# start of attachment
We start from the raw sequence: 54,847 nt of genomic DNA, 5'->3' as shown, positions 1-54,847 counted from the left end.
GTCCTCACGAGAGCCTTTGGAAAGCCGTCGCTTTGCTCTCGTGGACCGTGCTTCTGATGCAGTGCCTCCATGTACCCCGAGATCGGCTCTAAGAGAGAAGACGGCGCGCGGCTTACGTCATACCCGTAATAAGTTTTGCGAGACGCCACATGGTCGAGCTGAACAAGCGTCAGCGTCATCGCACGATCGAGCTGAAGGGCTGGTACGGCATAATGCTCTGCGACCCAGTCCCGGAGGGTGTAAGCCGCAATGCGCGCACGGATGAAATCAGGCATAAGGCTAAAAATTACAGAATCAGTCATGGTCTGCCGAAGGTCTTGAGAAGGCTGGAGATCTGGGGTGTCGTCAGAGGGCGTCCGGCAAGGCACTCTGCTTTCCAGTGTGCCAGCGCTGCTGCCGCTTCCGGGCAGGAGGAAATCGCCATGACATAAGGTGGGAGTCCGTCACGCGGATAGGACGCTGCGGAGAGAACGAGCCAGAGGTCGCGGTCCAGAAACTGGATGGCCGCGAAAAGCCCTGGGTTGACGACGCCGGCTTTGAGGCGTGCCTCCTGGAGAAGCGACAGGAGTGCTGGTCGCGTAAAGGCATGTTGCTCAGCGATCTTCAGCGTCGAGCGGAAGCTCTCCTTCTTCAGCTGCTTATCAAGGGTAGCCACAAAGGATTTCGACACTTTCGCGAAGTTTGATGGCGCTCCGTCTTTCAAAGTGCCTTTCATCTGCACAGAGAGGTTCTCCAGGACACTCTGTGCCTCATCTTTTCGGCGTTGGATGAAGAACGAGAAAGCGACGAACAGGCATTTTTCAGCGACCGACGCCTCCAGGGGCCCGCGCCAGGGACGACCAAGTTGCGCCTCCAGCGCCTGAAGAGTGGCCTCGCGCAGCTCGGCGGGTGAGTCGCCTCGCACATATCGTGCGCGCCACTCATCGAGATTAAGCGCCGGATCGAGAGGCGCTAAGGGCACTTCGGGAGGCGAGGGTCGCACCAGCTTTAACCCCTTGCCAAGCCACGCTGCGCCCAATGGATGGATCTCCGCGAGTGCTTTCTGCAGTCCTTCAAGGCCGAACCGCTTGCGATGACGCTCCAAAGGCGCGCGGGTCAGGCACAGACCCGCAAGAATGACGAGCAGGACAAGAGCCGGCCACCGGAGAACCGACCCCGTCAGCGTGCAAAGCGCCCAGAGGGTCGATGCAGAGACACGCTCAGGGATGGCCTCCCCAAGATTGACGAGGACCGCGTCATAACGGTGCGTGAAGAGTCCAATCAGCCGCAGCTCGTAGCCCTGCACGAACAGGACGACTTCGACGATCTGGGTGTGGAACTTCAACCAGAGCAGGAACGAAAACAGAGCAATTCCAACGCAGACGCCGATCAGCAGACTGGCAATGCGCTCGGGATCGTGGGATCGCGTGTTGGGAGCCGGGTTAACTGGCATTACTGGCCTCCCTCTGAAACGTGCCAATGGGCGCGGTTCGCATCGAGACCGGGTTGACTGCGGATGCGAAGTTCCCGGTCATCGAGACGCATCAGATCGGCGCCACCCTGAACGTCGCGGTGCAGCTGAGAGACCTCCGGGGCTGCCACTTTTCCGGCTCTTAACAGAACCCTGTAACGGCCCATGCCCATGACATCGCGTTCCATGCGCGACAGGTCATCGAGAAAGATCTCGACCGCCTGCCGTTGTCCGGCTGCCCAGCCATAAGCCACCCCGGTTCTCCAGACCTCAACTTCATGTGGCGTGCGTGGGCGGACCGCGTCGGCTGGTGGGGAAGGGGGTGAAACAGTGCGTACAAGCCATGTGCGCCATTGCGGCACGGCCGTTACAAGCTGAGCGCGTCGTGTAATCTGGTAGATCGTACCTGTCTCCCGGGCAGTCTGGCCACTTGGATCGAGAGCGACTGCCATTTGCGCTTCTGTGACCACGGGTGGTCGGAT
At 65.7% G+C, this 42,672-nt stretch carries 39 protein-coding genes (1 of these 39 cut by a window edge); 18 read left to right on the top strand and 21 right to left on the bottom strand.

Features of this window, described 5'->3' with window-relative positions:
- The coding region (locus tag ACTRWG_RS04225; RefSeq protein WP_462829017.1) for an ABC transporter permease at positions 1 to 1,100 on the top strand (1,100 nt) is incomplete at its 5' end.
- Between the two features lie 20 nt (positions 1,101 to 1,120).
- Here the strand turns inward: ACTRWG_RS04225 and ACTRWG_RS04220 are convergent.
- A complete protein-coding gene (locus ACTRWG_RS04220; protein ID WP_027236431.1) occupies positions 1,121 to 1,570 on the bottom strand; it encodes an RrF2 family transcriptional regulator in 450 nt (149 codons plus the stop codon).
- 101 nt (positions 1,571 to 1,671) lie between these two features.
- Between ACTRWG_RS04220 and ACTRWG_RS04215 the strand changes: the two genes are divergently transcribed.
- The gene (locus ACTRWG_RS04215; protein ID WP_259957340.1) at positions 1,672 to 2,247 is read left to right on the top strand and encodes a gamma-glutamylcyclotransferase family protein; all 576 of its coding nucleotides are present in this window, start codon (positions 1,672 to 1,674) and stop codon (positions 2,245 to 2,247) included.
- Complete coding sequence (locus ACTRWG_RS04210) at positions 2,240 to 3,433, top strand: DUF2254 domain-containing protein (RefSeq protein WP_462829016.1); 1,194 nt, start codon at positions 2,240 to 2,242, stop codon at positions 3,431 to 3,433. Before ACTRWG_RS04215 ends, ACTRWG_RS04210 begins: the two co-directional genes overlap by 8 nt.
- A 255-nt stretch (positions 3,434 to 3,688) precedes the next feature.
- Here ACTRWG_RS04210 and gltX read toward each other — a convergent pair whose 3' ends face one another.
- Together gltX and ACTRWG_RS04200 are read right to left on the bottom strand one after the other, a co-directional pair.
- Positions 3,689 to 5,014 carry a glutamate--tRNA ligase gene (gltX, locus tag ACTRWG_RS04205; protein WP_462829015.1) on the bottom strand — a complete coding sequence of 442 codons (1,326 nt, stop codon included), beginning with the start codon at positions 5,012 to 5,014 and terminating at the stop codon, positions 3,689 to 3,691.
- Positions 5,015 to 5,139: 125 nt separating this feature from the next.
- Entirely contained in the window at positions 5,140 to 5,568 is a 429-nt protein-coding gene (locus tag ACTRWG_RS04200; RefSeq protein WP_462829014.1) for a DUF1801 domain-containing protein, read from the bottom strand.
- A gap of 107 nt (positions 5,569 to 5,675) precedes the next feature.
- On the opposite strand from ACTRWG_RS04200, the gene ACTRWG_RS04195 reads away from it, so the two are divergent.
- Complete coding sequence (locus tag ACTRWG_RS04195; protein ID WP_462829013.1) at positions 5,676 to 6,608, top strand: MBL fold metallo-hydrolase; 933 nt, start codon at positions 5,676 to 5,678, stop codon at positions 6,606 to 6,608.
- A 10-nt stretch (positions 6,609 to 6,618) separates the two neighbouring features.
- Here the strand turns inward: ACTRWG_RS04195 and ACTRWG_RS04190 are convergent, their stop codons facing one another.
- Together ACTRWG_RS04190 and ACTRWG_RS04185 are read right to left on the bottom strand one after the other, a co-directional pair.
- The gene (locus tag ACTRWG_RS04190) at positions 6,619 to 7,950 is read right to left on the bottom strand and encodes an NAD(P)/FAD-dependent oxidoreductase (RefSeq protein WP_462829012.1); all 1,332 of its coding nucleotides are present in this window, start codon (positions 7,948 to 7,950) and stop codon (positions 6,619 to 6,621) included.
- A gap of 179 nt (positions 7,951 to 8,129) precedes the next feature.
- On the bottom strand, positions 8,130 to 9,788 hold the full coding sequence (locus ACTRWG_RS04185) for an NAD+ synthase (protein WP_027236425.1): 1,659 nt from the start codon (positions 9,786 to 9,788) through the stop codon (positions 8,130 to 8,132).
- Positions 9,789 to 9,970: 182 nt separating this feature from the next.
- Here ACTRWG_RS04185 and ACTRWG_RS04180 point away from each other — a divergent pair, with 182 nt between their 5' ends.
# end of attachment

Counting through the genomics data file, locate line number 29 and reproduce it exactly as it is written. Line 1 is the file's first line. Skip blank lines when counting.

- Here ACTRWG_RS04185 and ACTRWG_RS04180 point away from each other — a divergent pair, with 182 nt between their 5' ends.